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Lord Hardie: I thought I had made clear that that was my position about judicial review, that it would be open to someone to challenge the actings of a counting officer. I do not wish to comment about the use of the word "dictatorship".

Lord Burnham: Before the noble and learned Lord sits down, he may be aware of a very recent case in the general election. The result at Winchester may be challenged in the courts on the grounds that a block of votes was not counted. Obviously, I make no comment on the result of that. But is such an occurrence, which may have happened recently, not to be allowed to be handled by the courts?

Lord Hardie: If the returning officer failed or refused to count a block of votes, on one view that may be a failure to exercise his duties, but I do not want to speculate about such situations in this Committee.

Lord Mackay of Drumadoon: I begin by thanking the noble and learned Lord for his very full reply. I was interested to hear that he has had enough time to carry out his own research in response to this amendment. My experience of holding that office is that I was happy to leave such research to others.

I am grateful to the noble and learned Lord for dealing with what lay behind the two precedents. I am not entirely persuaded that they are exactly in point with the present Bill, which deals with advisory referendums. However, I take his point that no challenge was forthcoming when the relevant legislation was before your Lordships' House.

I was interested to hear what the noble and learned Lord said about how Clause 4 would fall to be construed by a court. He placed a relatively narrow construction on it, which was assisted by the contribution from the noble Lord, Lord Lester of Herne Hill. I am happy to say that the noble Lord is restoring the Liberal Democrat Benches to full support for the Government on this Bill. There was a brief hiccup in that position earlier today.

I shall read carefully what the noble and learned Lord has said because, contrary to some suggestions that have been made, we are not in the business of seeking to frustrate the Government's intention of holding the referendum some time in September. Indeed, if the Government get the vote that they seek, we are not in the business of seeking to frustrate them from placing the principal legislation before Parliament so that Parliament can then discuss in detail the major issues that arise from it. In the circumstances, I give notice to the Committee that I shall not insist on my opposition to the Question that Clause 4 shall stand part of the Bill.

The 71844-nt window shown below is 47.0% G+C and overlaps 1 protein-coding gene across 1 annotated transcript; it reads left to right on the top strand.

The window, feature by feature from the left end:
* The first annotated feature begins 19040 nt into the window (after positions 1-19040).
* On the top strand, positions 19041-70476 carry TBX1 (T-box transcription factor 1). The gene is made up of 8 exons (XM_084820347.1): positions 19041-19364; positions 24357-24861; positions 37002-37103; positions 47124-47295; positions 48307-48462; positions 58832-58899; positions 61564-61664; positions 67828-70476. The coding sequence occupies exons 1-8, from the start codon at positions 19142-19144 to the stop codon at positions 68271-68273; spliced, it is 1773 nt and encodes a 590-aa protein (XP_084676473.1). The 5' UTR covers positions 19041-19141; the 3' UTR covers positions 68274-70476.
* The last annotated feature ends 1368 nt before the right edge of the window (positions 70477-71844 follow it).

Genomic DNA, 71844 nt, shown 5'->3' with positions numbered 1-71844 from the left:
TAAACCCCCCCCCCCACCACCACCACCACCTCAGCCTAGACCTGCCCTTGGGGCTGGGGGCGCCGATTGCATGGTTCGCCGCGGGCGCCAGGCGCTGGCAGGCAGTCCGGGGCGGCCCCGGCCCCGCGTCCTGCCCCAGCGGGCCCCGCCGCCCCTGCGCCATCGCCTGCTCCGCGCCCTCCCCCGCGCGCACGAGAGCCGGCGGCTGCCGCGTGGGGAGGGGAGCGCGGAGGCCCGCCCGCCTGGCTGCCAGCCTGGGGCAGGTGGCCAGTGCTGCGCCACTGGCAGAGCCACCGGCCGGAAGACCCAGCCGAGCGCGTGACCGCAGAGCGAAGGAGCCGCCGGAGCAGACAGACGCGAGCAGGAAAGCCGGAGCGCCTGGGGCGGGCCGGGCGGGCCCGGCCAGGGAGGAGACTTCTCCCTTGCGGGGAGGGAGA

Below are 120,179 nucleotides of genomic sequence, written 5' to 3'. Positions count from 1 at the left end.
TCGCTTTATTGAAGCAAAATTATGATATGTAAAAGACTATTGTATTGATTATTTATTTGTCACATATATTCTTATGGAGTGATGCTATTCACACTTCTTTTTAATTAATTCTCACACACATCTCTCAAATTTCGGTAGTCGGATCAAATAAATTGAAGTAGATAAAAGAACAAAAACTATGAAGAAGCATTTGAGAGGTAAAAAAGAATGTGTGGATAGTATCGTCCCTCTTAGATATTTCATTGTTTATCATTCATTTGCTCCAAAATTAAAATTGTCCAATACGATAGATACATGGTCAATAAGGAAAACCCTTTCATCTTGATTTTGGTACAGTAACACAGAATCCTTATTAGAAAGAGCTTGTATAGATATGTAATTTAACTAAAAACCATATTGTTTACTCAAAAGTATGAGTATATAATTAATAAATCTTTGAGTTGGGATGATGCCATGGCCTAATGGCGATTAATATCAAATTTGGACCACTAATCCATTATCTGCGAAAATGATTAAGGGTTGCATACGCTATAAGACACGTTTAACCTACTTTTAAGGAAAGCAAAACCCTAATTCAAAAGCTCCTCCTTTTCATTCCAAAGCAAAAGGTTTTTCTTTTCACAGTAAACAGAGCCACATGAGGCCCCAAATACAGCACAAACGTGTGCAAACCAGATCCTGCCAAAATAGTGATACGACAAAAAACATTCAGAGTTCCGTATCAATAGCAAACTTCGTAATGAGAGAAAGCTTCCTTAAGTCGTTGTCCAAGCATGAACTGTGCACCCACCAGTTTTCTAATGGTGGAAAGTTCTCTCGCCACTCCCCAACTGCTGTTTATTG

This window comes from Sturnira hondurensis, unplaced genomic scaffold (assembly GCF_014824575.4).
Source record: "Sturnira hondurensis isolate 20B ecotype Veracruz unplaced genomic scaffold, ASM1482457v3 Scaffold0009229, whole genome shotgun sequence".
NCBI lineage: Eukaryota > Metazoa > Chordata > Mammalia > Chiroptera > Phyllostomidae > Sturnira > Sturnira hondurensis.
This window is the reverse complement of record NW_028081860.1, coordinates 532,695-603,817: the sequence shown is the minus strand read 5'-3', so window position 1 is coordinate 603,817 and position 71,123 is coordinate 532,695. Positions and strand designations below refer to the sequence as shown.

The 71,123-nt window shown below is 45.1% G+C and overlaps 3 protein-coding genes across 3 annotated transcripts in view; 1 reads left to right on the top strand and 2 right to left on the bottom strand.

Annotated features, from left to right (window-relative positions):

Clause 4 agreed to.

Baroness Farrington of Ribbleton: This appears to be a convenient moment at which to break the Committee stage of this Bill. I therefore beg to move

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that the House do now resume. In moving this Motion, perhaps I may suggest that the Committee stage begins again not before 8.25 p.m.

Moved accordingly, and, on Question, Motion agreed to.

House resumed.

Special Immigration Appeals Commission Bill [H.L.]

7.22 p.m.

Report received.

Clause 2 [Appeals]:

Lord Williams of Mostyn moved Amendment No. 1:

Page 2, leave out lines 18 to 20.

The noble Lord said: My Lords, if it is convenient for your Lordships, I should like to speak to Amendments Nos. 1, 2 and 3 together. These three amendments relate to a point to which I referred previously--that is, the need to take account of Article 8 of the European Convention on Human Rights in establishing the new appeal rights to the special immigration appeals commission. I have been greatly assisted in my consideration of these matters by the noble Lord, Lord Lester of Herne Hill, who is constantly astute (and rightly so) to any lacunae that may appear in the legislation in this rather--I almost said "arcane" area; the noble Lord will take that in the best sense because he is a practitioner in this arcane area.

As I said previously, the main intention in providing appeal rights in the Bill has been to ensure that there is no risk of a breach of Article 3 of the ECHR in cases where there is presently no right of appeal on national security grounds. As I have explained, the aim has not been to give a right of appeal in all cases where an appeal is currently prohibited. We wish to ensure that there is a proper review in those cases where detention may be an issue. For the most part, this means that a right of appeal is required in those cases where there is an in-country right of appeal which is precluded only by the existing provisions restricting rights of appeal in national security cases.

The Bill does not therefore presently give a right of appeal in cases where entry clearance is refused because the Secretary of State has decided that the person's exclusion would be conducive to the public good. There is no question of detention or an Article 3 risk in those cases--and there is therefore no need to provide a general right of appeal.